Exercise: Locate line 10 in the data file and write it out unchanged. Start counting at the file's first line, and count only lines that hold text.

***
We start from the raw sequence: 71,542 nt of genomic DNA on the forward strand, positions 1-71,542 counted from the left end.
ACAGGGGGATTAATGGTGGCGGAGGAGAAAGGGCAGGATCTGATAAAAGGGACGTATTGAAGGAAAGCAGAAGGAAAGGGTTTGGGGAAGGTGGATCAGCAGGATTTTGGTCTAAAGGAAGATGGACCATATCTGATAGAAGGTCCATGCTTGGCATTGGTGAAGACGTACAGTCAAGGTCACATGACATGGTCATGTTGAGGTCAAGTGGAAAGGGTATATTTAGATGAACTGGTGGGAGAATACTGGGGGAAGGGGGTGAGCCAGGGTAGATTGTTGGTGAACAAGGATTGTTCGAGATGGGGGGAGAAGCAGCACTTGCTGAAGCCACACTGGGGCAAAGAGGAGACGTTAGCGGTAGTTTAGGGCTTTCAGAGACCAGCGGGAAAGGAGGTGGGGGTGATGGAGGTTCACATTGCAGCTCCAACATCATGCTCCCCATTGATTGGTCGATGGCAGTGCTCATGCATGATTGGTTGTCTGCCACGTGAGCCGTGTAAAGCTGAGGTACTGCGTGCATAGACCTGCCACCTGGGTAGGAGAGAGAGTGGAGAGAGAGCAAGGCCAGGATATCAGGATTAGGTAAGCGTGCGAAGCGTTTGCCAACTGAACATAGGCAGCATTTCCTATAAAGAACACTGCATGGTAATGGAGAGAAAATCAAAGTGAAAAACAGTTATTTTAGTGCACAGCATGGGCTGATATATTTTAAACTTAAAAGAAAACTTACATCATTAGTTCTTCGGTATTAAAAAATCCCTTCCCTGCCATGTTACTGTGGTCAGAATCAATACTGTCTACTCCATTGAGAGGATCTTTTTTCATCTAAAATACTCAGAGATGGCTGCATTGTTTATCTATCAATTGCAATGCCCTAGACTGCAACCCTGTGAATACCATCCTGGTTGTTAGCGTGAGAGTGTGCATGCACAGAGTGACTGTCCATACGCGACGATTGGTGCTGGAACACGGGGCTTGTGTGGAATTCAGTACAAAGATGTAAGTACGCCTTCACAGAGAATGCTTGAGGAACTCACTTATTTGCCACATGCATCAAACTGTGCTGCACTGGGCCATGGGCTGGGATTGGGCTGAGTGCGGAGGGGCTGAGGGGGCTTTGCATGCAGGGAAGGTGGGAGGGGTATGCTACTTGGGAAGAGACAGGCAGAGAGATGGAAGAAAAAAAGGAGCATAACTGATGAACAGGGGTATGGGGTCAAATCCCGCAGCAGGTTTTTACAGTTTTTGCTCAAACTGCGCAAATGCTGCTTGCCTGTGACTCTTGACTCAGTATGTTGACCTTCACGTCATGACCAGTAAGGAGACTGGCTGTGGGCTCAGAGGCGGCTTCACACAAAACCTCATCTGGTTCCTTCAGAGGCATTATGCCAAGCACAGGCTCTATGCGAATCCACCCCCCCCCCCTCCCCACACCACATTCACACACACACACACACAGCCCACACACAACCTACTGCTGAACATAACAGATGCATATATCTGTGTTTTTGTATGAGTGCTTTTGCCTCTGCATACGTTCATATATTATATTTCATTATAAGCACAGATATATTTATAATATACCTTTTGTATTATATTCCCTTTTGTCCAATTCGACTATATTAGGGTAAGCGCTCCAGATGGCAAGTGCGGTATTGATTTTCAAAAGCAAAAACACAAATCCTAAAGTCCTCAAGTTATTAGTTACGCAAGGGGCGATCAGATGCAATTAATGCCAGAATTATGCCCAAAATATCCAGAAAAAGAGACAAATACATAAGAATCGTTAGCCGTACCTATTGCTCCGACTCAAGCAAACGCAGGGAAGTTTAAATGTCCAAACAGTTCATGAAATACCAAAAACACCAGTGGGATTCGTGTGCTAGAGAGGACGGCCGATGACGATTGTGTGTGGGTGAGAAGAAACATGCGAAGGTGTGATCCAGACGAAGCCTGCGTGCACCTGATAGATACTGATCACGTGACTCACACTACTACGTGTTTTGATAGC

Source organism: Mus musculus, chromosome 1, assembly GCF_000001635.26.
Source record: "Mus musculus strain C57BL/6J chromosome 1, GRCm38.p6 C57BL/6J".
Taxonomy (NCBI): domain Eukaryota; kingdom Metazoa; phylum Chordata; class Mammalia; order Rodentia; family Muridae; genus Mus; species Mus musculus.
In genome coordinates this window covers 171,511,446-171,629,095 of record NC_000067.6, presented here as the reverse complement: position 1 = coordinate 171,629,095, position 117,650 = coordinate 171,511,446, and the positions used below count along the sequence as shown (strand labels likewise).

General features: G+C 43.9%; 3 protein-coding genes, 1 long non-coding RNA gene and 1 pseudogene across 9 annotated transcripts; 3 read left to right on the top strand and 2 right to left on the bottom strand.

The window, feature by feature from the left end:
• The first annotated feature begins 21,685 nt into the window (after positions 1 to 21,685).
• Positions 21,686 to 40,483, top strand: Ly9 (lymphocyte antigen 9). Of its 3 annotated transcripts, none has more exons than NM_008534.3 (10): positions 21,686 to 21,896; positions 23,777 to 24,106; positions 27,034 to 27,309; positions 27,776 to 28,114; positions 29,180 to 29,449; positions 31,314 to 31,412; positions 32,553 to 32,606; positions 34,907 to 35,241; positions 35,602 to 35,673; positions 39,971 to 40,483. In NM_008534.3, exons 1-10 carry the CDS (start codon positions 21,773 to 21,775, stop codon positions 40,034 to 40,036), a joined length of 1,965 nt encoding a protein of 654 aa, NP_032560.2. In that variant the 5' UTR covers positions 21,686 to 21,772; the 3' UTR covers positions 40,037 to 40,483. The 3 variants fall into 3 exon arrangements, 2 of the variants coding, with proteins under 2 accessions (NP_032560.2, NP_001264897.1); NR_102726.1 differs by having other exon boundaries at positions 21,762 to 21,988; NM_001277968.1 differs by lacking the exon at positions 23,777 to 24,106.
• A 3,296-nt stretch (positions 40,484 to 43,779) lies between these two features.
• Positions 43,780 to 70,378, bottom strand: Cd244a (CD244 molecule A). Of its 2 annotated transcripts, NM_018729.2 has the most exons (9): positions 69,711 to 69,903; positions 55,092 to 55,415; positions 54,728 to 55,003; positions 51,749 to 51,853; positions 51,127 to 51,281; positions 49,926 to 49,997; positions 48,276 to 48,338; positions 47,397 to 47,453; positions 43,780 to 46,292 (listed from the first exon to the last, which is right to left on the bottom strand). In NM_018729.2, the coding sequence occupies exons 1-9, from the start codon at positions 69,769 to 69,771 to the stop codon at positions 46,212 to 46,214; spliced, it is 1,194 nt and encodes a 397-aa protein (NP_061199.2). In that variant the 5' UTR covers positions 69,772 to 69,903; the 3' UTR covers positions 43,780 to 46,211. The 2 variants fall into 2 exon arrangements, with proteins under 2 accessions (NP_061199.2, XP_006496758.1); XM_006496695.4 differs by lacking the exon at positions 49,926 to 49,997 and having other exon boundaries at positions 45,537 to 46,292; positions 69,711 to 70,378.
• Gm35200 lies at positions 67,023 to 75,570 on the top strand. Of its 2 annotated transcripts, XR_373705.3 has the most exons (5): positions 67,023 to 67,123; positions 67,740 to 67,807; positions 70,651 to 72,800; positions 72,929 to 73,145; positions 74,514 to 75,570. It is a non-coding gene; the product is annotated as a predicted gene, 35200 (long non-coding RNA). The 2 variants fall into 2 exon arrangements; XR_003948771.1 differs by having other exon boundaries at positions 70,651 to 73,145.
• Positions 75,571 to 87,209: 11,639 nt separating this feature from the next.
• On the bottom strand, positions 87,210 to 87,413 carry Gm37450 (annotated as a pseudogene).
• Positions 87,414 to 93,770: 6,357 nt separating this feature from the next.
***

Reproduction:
• Positions 21,686 to 40,483, top strand: Ly9 (lymphocyte antigen 9). Of its 3 annotated transcripts, none has more exons than NM_008534.3 (10): positions 21,686 to 21,896; positions 23,777 to 24,106; positions 27,034 to 27,309; positions 27,776 to 28,114; positions 29,180 to 29,449; positions 31,314 to 31,412; positions 32,553 to 32,606; positions 34,907 to 35,241; positions 35,602 to 35,673; positions 39,971 to 40,483. In NM_008534.3, exons 1-10 carry the CDS (start codon positions 21,773 to 21,775, stop codon positions 40,034 to 40,036), a joined length of 1,965 nt encoding a protein of 654 aa, NP_032560.2. In that variant the 5' UTR covers positions 21,686 to 21,772; the 3' UTR covers positions 40,037 to 40,483. The 3 variants fall into 3 exon arrangements, 2 of the variants coding, with proteins under 2 accessions (NP_032560.2, NP_001264897.1); NR_102726.1 differs by having other exon boundaries at positions 21,762 to 21,988; NM_001277968.1 differs by lacking the exon at positions 23,777 to 24,106.